Announcements, July 19th

THIS WEEKEND….  

Eucharist with Holy Baptism, Sunday, July 22, 10am: We rejoice to celebrate the baptisms of Andrea (Andi) and Magdalena Becerra in our worship this weekend.

THE WEEKS AHEAD…

Open Door Project Update: So when do we start? Our total pledged stands at $1,064,451 – an amazing sum for a church our size, and pledges are still coming in! Thanks to these generous gifts, we anticipate that we will be able to fulfill most or all of our plans. People are naturally curious to know when we’ll be able to actually start the renovation work. The Vestry and Buildings & Grounds leadership, in consultation with capital campaign leaders, are beginning to explore next steps towards turning our vision into reality. Our next step is to interview general contractors and identify a company to work with, in collaboration with our architectural partners, Engberg Anderson Architects. There is a lot to figure out before we begin knocking down any walls. We need to set up financing so that we can do the work while pledge payments are still coming in, and we need to work with the contractor and architects to establish the best sequence for our projects. (For example, the parking lot, though it seems like we’d want to do it early because it’s in bad shape, will probably be one of the last things we do, because the heavy equipment brought in to do other work might damage the pavement.) We know we’re all eager to begin to see what our generosity can do to transform this place – and it’s a bummer to begin another year of Sunday school and youth group in cramped spaces. But improvements are coming – and soon! We will keep the parish updated about plans and timelines, as they take shape.

Criminal Justice Reform in Wisconsin, Wednesday, July 25th at 6:30 pm: A presentation and discussion of criminal justice reform and the work of MOSES (Madison Organizing in Strength, Equality, & Solidarity). We will welcome presenters Tom and Jan Gilbert, Middleton residents and members of MOSES, as they shine light on the many areas of our criminal justice system that need addressing and why it matters.  We hope to see you there!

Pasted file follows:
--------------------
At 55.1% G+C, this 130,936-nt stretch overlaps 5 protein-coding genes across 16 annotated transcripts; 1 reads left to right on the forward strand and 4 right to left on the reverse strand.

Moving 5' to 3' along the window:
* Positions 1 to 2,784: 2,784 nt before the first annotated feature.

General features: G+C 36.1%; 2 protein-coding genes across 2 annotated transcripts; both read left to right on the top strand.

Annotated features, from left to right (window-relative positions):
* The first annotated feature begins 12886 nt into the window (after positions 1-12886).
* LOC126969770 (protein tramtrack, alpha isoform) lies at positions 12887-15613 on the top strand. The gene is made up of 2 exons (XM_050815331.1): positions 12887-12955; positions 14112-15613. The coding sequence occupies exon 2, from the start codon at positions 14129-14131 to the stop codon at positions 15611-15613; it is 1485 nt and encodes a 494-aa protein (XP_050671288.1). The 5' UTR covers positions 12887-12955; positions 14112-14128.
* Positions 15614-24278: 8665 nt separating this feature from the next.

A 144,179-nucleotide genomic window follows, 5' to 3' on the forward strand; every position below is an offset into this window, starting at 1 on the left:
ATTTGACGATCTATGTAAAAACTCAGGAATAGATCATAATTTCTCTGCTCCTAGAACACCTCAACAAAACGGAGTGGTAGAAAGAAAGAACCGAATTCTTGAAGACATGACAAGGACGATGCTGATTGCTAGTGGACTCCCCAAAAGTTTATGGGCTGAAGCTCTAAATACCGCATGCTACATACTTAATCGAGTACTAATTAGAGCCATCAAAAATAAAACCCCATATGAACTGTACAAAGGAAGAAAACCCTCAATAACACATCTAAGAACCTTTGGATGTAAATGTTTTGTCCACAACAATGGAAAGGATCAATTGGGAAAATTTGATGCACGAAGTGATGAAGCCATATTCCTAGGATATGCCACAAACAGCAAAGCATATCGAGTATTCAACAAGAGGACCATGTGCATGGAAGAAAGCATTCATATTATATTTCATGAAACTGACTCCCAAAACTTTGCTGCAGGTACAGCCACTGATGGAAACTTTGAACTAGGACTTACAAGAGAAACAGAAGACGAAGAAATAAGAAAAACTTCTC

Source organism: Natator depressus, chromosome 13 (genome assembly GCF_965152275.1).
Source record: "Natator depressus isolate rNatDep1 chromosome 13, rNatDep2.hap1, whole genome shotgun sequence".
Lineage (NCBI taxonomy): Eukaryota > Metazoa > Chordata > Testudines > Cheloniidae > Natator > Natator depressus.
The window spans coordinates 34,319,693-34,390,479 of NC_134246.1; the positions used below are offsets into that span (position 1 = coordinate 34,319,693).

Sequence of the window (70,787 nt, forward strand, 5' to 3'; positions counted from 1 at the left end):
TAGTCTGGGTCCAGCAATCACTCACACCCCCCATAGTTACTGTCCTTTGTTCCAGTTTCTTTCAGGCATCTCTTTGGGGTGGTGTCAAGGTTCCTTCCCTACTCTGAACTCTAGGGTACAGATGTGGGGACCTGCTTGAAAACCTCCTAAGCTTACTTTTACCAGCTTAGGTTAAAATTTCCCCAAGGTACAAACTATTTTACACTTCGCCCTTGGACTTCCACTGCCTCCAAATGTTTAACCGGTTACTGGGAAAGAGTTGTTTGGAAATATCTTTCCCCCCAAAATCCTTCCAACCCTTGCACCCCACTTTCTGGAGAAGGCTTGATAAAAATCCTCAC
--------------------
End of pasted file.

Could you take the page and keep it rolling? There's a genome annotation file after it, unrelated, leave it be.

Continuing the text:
Madison-Area Julian Gathering, Wednesday, July 25, 1:00 – 2:45pm: A Julian Gathering is for all who want to deepen their life of faith through the practice of contemplative prayer, for beginners as well as those already practicing.  Each meeting includes time for contemplative prayer and reading/discussion of St. Julian’s revelations.  We meet the second Wednesday of each month.  For additional information, contact Susan Fiore, ObJN.

Open Office Hours with Rev. Miranda, Thursday, July 26, 3-5pm, and Sunday, July 29, 12-2pm: If you want to visit with Rev. Miranda before her sabbatical, to hear a little about her plans or just chat and check in, she has set aside some time to be available. If you want to talk with Rev. Miranda but can’t make these times, email office@stdunstans.com or call 608-469-7085. Rev. Miranda will be back at St. Dunstan’s at the end of October.

Ladies’ Night Out, Friday, July 27, 6pm: Come join us for good food and good conversation among women of all ages from St. Dunstan’s. This month we will meet at The Nile, 6119 Odana Road, Madison. For more information, or to arrange a ride, please contact Kathy Whitt at kathwhitt@yahoo.com or call Debra Martinez at (6080 772-6043.

Lost & Found:  Please take a moment to look at the Lost & Found items in the coat room and reclaim your items. There are many items including several hats and gloves, a knit scarf, a stuffed animal, a couple of umbrellas and a carry-all. Unclaimed items will be given away after August 5th.

SaintFest 2018 will be August 5 – 9, 5:30 – 7:30pm! SaintFest is an all-ages festival of saints, skills and sharing! Everyone is invited. Look for more information soon. If you’d like to help out, talk to Sharon Henes or email her at shenes@myfrontiermail.com.

Women’s Mini Week 2018, “Courageous Women of God!” August 9-12 at Camp Lakotah in Wautoma, WI:

Come and join us for Women’s Mini Week to get some sun on your cheeks and we aren’t a bunch of geeks

You can play on the beach or listen to Rev. Liz preach

There are fun activities and games, you won’t think this is lame

Lovely camp fires for your hearts desire

End your weekend, with many new friends.

More info at www.womensminiweek.org  Scholarships are readily available.